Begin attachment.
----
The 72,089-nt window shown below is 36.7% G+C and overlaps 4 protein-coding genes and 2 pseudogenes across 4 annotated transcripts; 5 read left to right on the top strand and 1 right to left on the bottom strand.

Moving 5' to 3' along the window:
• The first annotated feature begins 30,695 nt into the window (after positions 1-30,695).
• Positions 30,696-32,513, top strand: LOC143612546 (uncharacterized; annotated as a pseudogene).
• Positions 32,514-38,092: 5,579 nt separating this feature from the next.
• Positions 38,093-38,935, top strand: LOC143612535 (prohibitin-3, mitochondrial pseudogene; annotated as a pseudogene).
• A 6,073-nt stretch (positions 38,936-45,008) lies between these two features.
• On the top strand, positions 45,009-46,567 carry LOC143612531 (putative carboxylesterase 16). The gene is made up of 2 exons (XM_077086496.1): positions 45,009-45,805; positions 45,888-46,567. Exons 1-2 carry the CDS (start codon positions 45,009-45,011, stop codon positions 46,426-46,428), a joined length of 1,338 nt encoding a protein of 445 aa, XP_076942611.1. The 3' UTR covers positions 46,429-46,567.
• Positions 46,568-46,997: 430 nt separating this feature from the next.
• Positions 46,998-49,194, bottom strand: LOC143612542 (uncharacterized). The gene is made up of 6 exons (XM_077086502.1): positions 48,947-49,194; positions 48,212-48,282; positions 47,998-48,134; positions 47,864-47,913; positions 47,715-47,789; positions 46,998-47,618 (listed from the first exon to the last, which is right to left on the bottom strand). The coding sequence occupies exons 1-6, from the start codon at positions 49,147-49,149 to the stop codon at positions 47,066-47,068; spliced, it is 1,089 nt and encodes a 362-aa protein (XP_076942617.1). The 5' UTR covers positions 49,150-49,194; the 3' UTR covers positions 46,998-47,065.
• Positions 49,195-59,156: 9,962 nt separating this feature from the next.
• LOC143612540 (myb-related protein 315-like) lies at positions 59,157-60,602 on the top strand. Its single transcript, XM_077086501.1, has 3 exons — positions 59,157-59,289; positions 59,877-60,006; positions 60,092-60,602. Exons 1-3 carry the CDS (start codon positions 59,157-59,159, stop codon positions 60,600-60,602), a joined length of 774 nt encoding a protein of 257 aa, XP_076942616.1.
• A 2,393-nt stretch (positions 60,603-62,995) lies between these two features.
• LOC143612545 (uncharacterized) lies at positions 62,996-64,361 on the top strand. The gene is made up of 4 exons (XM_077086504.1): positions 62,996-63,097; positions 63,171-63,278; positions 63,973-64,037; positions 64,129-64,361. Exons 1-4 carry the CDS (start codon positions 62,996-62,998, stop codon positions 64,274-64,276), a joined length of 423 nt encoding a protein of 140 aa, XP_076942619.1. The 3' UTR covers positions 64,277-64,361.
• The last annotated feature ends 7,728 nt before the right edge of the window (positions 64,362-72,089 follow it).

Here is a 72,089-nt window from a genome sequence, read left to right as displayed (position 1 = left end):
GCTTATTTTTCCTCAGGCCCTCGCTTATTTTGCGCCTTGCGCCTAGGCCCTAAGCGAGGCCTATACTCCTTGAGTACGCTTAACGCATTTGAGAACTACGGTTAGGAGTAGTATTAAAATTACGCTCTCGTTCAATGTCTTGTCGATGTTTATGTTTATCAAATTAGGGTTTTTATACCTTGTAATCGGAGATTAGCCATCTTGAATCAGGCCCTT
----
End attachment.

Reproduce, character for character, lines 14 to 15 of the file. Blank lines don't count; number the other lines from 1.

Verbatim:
• LOC143612545 (uncharacterized) lies at positions 62,996-64,361 on the top strand. The gene is made up of 4 exons (XM_077086504.1): positions 62,996-63,097; positions 63,171-63,278; positions 63,973-64,037; positions 64,129-64,361. Exons 1-4 carry the CDS (start codon positions 62,996-62,998, stop codon positions 64,274-64,276), a joined length of 423 nt encoding a protein of 140 aa, XP_076942619.1. The 3' UTR covers positions 64,277-64,361.
• The last annotated feature ends 7,728 nt before the right edge of the window (positions 64,362-72,089 follow it).